2.7 Personal knowledge

2.7 Personal knowledge

            Personal knowledge or know-who knowledge is concerned with knowing who has the knowledge or ability to perform particular work in an organization (Skyrme, 1999). Personal knowledge can be referred to as personal identity which is concerned with the identification of idiosyncratic characteristics—bodily attributes, abilities, psychological traits and interests (Ashforth and Mael, 1989).

            Personal knowledge can embed in human heads and organizational routines and procedures, which refers to tacit knowledge, whereas personal knowledge in the forms of organizational storage, such as directories and databases, can be referred to as explicit knowledge.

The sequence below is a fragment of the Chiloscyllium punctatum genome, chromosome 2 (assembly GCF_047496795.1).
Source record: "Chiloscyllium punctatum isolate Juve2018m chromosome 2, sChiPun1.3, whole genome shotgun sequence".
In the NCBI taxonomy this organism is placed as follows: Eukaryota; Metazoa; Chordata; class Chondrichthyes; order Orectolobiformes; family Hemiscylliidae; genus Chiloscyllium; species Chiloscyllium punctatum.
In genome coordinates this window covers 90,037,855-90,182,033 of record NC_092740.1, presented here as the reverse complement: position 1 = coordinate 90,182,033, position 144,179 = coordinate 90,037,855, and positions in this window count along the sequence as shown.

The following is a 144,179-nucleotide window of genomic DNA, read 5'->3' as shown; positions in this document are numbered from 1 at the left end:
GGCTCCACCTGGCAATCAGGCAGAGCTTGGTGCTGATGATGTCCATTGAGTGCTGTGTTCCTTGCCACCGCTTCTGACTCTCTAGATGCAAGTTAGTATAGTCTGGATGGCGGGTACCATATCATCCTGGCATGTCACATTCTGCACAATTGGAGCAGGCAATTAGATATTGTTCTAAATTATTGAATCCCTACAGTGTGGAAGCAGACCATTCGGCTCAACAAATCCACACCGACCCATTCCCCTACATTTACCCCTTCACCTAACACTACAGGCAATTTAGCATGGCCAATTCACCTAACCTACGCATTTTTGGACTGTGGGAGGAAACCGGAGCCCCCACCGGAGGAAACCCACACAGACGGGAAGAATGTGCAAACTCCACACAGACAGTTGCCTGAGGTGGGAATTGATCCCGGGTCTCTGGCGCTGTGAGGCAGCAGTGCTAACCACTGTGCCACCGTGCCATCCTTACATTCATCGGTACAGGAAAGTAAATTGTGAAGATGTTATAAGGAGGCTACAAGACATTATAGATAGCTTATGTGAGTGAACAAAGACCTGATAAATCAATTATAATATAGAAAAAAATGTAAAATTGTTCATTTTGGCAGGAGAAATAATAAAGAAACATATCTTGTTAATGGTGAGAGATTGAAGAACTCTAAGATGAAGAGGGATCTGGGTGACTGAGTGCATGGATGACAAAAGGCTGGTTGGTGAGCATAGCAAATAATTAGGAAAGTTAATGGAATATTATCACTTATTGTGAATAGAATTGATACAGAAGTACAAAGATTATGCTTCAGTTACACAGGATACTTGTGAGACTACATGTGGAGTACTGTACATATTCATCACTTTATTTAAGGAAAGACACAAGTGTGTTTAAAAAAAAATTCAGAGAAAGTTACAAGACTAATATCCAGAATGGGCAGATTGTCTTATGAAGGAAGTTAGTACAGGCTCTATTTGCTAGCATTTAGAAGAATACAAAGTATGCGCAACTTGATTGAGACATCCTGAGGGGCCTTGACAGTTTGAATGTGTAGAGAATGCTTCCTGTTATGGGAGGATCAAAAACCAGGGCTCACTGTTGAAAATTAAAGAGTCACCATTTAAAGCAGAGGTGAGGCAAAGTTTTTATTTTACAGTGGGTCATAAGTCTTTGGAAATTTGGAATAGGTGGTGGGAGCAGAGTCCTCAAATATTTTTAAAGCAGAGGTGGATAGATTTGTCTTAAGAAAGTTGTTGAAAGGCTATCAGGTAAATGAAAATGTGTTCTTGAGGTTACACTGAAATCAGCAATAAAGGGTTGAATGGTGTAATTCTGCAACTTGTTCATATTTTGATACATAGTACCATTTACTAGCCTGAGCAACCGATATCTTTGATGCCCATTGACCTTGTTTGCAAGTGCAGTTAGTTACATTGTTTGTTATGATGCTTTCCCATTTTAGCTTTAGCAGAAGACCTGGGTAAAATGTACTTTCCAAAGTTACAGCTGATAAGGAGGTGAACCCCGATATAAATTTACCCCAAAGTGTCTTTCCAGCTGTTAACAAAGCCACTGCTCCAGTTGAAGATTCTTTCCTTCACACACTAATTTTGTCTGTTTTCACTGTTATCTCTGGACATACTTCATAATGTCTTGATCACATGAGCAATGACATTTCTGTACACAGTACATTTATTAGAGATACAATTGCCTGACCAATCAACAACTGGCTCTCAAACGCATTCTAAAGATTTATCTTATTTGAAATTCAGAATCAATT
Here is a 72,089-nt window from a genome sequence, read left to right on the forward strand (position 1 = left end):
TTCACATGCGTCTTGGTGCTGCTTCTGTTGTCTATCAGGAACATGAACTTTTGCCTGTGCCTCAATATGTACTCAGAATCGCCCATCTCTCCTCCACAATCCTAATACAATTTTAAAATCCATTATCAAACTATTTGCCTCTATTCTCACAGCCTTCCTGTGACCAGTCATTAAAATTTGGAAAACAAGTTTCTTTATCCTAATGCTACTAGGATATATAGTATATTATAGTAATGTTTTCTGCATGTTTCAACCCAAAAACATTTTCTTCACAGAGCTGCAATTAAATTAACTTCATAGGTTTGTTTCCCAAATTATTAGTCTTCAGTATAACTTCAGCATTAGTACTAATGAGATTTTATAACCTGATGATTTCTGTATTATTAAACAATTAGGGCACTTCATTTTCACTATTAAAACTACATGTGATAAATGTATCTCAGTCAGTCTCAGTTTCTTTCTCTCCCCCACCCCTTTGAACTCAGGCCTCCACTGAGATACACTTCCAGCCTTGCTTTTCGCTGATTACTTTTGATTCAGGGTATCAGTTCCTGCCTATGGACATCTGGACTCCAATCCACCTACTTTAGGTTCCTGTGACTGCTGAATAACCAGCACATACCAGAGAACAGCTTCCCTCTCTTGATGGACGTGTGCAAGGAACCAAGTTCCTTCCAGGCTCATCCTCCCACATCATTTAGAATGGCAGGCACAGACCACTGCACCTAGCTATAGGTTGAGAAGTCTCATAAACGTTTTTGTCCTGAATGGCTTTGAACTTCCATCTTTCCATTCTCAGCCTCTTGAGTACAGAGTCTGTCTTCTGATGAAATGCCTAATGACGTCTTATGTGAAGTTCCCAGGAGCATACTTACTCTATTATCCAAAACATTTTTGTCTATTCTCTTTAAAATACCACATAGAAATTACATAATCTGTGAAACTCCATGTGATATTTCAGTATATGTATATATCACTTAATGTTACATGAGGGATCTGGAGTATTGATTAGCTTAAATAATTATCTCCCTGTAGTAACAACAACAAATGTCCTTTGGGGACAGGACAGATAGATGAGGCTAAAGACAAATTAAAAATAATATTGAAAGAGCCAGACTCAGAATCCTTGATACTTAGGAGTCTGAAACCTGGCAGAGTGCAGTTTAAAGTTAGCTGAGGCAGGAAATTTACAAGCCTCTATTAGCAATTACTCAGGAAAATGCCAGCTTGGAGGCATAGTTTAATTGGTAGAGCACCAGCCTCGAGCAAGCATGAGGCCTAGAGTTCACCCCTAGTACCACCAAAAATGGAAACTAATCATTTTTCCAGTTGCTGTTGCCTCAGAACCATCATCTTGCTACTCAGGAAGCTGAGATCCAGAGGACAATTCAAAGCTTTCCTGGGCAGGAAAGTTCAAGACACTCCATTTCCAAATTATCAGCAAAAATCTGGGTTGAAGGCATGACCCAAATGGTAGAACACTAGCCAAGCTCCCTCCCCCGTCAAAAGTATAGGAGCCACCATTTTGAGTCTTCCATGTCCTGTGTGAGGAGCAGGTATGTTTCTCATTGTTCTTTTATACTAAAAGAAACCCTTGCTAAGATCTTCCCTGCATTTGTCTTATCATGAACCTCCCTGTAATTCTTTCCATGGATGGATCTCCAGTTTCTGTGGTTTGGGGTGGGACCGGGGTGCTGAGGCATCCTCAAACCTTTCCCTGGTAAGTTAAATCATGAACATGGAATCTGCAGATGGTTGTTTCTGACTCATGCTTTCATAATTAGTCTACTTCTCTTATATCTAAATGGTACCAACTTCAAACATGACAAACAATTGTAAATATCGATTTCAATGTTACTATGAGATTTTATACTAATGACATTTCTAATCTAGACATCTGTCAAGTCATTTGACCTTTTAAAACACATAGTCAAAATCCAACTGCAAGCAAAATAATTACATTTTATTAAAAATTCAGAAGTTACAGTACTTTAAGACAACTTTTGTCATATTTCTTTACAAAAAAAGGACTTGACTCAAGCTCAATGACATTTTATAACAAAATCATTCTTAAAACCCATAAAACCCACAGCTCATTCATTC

According to the social and group identity concept of Tajfel (1978) and Ashforth & Mael (1989), people consider themselves as belonging to a society and group by comparing their identities with those of others. This context allows members in society to identify the abilities and interests of individuals or the know-who of an organization.

            This is similar to transactive memory—locating knowledge of the abilities of organizational members—mentioned by Dooley, Corman and McPhee (2002). According to Wegner (1987), transactive memory can be viewed as personal knowledge. Wegner (1987) points out that transactive memory is considered as an organizational directory that indicates locations of knowledge. In a sense, personal knowledge is a pointer that leads to the sources of organizational skills and abilities